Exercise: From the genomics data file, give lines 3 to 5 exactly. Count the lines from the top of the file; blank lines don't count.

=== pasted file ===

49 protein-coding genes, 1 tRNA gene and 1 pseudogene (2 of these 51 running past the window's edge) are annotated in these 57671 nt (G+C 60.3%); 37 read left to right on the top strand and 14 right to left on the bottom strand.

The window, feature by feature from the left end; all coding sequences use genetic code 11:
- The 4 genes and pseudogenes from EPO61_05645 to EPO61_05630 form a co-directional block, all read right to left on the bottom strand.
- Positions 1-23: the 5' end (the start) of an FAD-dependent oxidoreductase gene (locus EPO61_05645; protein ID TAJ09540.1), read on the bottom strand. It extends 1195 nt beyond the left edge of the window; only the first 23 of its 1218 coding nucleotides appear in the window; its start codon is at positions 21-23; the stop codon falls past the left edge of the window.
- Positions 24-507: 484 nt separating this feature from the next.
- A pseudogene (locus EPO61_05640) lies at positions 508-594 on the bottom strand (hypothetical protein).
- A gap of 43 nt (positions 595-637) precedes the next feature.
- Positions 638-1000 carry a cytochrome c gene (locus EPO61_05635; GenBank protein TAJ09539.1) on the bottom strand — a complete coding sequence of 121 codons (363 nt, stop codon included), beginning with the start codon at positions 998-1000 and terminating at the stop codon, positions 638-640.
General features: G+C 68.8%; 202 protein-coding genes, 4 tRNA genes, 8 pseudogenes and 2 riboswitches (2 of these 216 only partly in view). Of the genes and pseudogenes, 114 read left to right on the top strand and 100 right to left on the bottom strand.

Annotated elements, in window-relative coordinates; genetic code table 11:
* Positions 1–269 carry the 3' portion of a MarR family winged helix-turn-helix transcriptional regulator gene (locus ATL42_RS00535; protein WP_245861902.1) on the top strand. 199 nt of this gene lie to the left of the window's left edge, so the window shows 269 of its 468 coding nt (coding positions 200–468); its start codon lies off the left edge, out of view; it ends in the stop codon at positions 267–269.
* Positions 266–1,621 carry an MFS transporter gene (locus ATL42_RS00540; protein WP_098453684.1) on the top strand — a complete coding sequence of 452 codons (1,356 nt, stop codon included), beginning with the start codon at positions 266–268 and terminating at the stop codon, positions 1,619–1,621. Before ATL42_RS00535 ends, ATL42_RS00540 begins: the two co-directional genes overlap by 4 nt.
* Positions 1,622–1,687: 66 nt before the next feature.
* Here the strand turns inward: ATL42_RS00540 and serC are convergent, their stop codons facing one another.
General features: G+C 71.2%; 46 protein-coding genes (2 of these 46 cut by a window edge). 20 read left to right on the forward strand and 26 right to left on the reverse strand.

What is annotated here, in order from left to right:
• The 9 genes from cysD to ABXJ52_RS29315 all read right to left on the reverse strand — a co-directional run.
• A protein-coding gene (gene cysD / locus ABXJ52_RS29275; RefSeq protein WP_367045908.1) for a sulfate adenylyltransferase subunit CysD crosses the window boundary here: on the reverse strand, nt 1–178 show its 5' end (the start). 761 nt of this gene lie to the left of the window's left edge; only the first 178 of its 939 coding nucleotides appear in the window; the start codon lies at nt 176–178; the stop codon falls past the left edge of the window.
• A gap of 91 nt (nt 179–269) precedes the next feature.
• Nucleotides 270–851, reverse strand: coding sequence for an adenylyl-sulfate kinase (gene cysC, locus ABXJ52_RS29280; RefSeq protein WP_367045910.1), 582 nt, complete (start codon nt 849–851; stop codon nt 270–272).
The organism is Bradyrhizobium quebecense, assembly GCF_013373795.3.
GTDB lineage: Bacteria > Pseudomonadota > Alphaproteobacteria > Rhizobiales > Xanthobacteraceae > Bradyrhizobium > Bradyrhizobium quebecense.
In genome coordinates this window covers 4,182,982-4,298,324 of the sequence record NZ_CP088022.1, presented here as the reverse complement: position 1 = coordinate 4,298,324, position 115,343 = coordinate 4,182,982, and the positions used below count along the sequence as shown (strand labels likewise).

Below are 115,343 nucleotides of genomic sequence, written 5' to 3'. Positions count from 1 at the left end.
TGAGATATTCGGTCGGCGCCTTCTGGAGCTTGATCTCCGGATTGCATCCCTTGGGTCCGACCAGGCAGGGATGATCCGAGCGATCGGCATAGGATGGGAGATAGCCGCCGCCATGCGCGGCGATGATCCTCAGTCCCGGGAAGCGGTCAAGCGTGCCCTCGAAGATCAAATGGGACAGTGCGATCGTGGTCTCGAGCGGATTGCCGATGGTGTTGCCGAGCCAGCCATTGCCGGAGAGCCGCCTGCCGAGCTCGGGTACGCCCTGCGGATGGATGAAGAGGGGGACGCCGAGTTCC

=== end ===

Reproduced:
- The 4 genes and pseudogenes from EPO61_05645 to EPO61_05630 form a co-directional block, all read right to left on the bottom strand.
- Positions 1-23: the 5' end (the start) of an FAD-dependent oxidoreductase gene (locus EPO61_05645; protein ID TAJ09540.1), read on the bottom strand. It extends 1195 nt beyond the left edge of the window; only the first 23 of its 1218 coding nucleotides appear in the window; its start codon is at positions 21-23; the stop codon falls past the left edge of the window.
- Positions 24-507: 484 nt separating this feature from the next.